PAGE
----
Author Edward Bryant (b.1945) died on February 10. Bryant broke into publishing with the short story “They Come Only in Dreams.” He was mostly known for his short fiction and won back to back Nebula Awards for “Stone” and “giAnts” in 1978 and 1979. He collaborated with Harlan Ellison on the novel Phoenix Without Ashes, based on Ellison’s script for the television show The Starlost. He served as Toastmaster for the 39th World Science Fiction convention, Denvention II, in 1981. Bryant has been in ill health for some time, although he did make a surprise appearance at the 2016 Worldcon in Kansas City.
Artist Gino D’Achille (b.1935) died on February 10. D’Achille created the covers for the Edgar Rice Burroughs Barsoom novels in the 1970s and painted covers for books by DAW, Ballantine, Grafton, and Del Rey. Prior to working in genre art, D’Achille trained as an architect.
Author Dahlov Ipcar (b.1917) died on February 10. Ipcar wrote three fantasy novels, The Warlock of Night, The Queen of Spells, and A Dark Horn Blowing. The first of them included cover and interior art by Ipcar.
Producer Howard Leeds (b.1919) died on February 11. Leeds created the television show Small Wonder, about a robot that looked like a little girl. He also wrote four episodes of The Ghost & Mrs. Muir and five episodes of Bewitched. Non-genre shows he created include Silver Spoons and The Facts of Life.
Manga writer Jiro Taniguchi (b.1947) died on February 11. Taniguchi wrote the time travel manga A Distnat Neigborhood. He illustrated Garouden and Kamigami no itadaki. In 2011, he was knighted into the French Ordre des Arts et des Lettres.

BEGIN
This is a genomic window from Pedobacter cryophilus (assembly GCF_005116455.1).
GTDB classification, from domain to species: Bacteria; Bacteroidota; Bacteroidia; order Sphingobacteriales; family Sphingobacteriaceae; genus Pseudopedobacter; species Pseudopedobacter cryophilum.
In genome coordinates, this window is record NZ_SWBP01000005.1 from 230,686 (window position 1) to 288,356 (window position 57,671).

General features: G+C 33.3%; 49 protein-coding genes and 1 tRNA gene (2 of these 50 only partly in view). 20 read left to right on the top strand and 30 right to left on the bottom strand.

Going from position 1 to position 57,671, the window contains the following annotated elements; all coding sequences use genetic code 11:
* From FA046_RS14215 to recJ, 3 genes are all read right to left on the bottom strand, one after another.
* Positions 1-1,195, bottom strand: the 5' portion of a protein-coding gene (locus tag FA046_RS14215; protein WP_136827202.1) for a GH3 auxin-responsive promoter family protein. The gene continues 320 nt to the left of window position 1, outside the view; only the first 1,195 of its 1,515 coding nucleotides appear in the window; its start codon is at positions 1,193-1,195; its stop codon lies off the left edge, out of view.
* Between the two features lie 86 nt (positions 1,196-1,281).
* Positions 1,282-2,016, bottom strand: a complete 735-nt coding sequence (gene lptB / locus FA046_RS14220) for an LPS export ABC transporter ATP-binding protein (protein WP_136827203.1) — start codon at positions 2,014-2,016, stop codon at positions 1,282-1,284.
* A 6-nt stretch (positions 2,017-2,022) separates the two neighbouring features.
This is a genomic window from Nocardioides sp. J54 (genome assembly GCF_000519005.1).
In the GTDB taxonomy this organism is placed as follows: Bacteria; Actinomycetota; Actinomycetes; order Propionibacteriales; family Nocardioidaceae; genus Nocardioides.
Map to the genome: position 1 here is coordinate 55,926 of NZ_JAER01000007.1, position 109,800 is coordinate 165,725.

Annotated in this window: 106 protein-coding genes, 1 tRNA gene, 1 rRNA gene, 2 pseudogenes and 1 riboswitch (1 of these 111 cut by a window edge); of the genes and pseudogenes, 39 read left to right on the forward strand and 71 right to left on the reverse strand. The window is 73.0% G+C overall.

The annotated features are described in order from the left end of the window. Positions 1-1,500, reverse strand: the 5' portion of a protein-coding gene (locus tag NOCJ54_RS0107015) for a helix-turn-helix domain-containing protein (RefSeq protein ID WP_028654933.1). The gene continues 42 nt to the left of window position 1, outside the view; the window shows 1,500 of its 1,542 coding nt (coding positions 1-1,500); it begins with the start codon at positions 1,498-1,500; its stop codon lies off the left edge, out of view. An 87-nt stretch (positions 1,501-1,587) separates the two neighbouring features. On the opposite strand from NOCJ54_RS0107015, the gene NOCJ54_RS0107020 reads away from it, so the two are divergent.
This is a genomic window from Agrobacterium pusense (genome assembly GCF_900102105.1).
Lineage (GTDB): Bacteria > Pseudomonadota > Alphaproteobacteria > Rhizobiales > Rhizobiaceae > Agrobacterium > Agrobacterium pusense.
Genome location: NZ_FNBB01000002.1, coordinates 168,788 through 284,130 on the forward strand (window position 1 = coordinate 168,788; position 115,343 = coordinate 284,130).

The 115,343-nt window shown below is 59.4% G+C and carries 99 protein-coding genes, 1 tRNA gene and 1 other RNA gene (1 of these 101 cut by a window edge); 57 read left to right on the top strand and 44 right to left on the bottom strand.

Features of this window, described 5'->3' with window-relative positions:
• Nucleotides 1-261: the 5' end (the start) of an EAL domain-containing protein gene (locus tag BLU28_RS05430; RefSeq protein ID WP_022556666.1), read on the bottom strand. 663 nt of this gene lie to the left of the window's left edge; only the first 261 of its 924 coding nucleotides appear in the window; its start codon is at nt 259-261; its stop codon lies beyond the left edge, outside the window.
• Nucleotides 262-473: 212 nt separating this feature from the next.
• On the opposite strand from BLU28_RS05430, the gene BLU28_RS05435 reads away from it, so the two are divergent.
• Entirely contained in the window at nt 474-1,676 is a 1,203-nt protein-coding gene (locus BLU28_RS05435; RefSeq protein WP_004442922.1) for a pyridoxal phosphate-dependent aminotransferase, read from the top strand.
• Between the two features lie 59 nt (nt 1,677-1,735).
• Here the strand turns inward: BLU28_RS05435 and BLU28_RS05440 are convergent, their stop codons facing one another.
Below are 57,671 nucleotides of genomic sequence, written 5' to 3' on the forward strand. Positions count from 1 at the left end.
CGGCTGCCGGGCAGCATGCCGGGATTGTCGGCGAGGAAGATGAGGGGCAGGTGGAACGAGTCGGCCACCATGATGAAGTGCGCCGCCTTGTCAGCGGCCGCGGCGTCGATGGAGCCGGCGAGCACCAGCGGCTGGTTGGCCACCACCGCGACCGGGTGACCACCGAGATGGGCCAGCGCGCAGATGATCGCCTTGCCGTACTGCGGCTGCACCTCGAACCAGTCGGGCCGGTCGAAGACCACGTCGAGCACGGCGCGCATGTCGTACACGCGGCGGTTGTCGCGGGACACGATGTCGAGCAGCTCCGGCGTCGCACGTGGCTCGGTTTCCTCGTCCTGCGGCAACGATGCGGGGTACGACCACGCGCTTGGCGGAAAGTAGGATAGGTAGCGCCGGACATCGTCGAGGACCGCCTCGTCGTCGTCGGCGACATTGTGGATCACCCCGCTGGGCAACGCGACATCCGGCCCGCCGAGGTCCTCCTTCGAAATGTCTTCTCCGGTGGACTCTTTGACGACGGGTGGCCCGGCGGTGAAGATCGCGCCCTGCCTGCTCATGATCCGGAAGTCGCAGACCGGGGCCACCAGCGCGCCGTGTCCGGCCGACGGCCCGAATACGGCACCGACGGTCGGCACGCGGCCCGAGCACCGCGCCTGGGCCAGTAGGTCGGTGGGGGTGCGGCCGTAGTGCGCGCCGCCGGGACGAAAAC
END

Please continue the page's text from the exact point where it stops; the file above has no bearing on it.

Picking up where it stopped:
British bookseller Dave Holmes (b.1956) died on February 13. Holmes sold books at the Andromeda Bookshop in Birmingham and the Magic Labyrinth in Leicester.
Chicago fan Mark Irwin (b.1938) died on February 13. Irwin published the fanzine Zingaro, which was distributed with FAPA, although Irwin wasn’t a member. He could frequently be found at Chicago area literary and gaming conventions.
Swedish author Börje Crona (b.1932) died on February 14. In addition to writing humorous science fiction novels, Crona was active translating foreign science fiction and fantasy works in to Swedish for publication.
Game designer Loren Wiseman (b.1951) died on February 15. Wiseman helped co-found Game Designer’ Workshop in 1973 and published his first wargame, Eagles, the following year. He worked on the design of Traveller with Frank Chadwick, John Harshman, and Marc Miller and was the editor of the Journal of the Traveller’s Aid Society for 24 issues. Wiseman was the line editor for Twilight: 2000 and when GDW closed in 1995, he moved over to Steve Jackson Games, where he produced GURPS Traveller. Wiseman was inducted into the Origins Hall of Fame in 2003.
Artist Alan Aldridge (b.1943) died on February 17. Aldridge served as the art director for Penguin Books UK in the 1968s before creating his own graphic design firm. He did a lot of work on album covers and was also tied to the Beatles. Some of his science fiction art includes the Penguin cover for Harry Harrison’s Make Room! Make Room! as well as Steve Boyett’s The Gnole. His son is fashion photographer Miles Aldridge and his daughters are models Lily, Saffron, and Ruby Aldridge.